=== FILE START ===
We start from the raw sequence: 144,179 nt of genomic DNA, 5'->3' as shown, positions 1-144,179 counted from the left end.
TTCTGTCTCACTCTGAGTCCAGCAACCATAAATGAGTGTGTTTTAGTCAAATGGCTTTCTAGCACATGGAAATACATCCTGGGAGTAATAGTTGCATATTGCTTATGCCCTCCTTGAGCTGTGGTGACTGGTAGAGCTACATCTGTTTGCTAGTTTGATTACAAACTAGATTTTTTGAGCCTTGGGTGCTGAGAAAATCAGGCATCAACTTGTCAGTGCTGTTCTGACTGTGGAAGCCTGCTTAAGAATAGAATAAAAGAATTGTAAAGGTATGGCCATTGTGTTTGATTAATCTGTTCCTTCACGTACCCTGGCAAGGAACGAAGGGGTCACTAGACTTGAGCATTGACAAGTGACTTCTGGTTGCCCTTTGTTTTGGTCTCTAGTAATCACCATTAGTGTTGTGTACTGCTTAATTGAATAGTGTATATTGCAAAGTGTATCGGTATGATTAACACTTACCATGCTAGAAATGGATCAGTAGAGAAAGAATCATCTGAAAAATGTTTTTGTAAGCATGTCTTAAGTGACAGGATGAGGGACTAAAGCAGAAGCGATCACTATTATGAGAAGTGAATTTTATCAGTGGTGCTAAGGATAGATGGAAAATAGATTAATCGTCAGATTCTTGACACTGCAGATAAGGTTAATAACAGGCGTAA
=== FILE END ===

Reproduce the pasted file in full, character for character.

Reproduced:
We start from the raw sequence: 144,179 nt of genomic DNA, 5'->3' as shown, positions 1-144,179 counted from the left end.
TTCTGTCTCACTCTGAGTCCAGCAACCATAAATGAGTGTGTTTTAGTCAAATGGCTTTCTAGCACATGGAAATACATCCTGGGAGTAATAGTTGCATATTGCTTATGCCCTCCTTGAGCTGTGGTGACTGGTAGAGCTACATCTGTTTGCTAGTTTGATTACAAACTAGATTTTTTGAGCCTTGGGTGCTGAGAAAATCAGGCATCAACTTGTCAGTGCTGTTCTGACTGTGGAAGCCTGCTTAAGAATAGAATAAAAGAATTGTAAAGGTATGGCCATTGTGTTTGATTAATCTGTTCCTTCACGTACCCTGGCAAGGAACGAAGGGGTCACTAGACTTGAGCATTGACAAGTGACTTCTGGTTGCCCTTTGTTTTGGTCTCTAGTAATCACCATTAGTGTTGTGTACTGCTTAATTGAATAGTGTATATTGCAAAGTGTATCGGTATGATTAACACTTACCATGCTAGAAATGGATCAGTAGAGAAAGAATCATCTGAAAAATGTTTTTGTAAGCATGTCTTAAGTGACAGGATGAGGGACTAAAGCAGAAGCGATCACTATTATGAGAAGTGAATTTTATCAGTGGTGCTAAGGATAGATGGAAAATAGATTAATCGTCAGATTCTTGACACTGCAGATAAGGTTAATAACAGGCGTAA